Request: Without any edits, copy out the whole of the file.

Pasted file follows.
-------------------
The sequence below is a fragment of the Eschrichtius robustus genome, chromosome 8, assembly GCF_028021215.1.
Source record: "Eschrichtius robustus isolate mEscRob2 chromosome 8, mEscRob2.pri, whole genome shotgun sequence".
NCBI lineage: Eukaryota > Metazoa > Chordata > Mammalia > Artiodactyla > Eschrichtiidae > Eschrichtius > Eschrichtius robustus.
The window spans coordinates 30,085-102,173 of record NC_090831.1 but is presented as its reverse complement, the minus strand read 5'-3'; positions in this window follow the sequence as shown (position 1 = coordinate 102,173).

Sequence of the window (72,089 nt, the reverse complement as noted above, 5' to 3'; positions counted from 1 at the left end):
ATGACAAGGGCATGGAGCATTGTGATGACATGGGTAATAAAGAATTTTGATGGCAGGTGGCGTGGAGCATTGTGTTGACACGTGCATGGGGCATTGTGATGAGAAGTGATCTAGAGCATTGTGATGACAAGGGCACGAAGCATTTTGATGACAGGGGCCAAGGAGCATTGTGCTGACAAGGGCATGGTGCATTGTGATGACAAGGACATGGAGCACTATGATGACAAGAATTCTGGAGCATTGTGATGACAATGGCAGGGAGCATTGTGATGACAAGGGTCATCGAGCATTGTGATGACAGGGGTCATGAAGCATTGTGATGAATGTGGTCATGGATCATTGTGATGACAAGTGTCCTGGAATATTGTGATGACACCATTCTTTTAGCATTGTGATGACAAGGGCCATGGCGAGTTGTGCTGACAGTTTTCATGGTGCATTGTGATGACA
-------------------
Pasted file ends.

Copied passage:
The sequence below is a fragment of the Eschrichtius robustus genome, chromosome 8, assembly GCF_028021215.1.
Source record: "Eschrichtius robustus isolate mEscRob2 chromosome 8, mEscRob2.pri, whole genome shotgun sequence".
NCBI lineage: Eukaryota > Metazoa > Chordata > Mammalia > Artiodactyla > Eschrichtiidae > Eschrichtius > Eschrichtius robustus.
The window spans coordinates 30,085-102,173 of record NC_090831.1 but is presented as its reverse complement, the minus strand read 5'-3'; positions in this window follow the sequence as shown (position 1 = coordinate 102,173).

Sequence of the window (72,089 nt, the reverse complement as noted above, 5' to 3'; positions counted from 1 at the left end):
ATGACAAGGGCATGGAGCATTGTGATGACATGGGTAATAAAGAATTTTGATGGCAGGTGGCGTGGAGCATTGTGTTGACACGTGCATGGGGCATTGTGATGAGAAGTGATCTAGAGCATTGTGATGACAAGGGCACGAAGCATTTTGATGACAGGGGCCAAGGAGCATTGTGCTGACAAGGGCATGGTGCATTGTGATGACAAGGACATGGAGCACTATGATGACAAGAATTCTGGAGCATTGTGATGACAATGGCAGGGAGCATTGTGATGACAAGGGTCATCGAGCATTGTGATGACAGGGGTCATGAAGCATTGTGATGAATGTGGTCATGGATCATTGTGATGACAAGTGTCCTGGAATATTGTGATGACACCATTCTTTTAGCATTGTGATGACAAGGGCCATGGCGAGTTGTGCTGACAGTTTTCATGGTGCATTGTGATGACA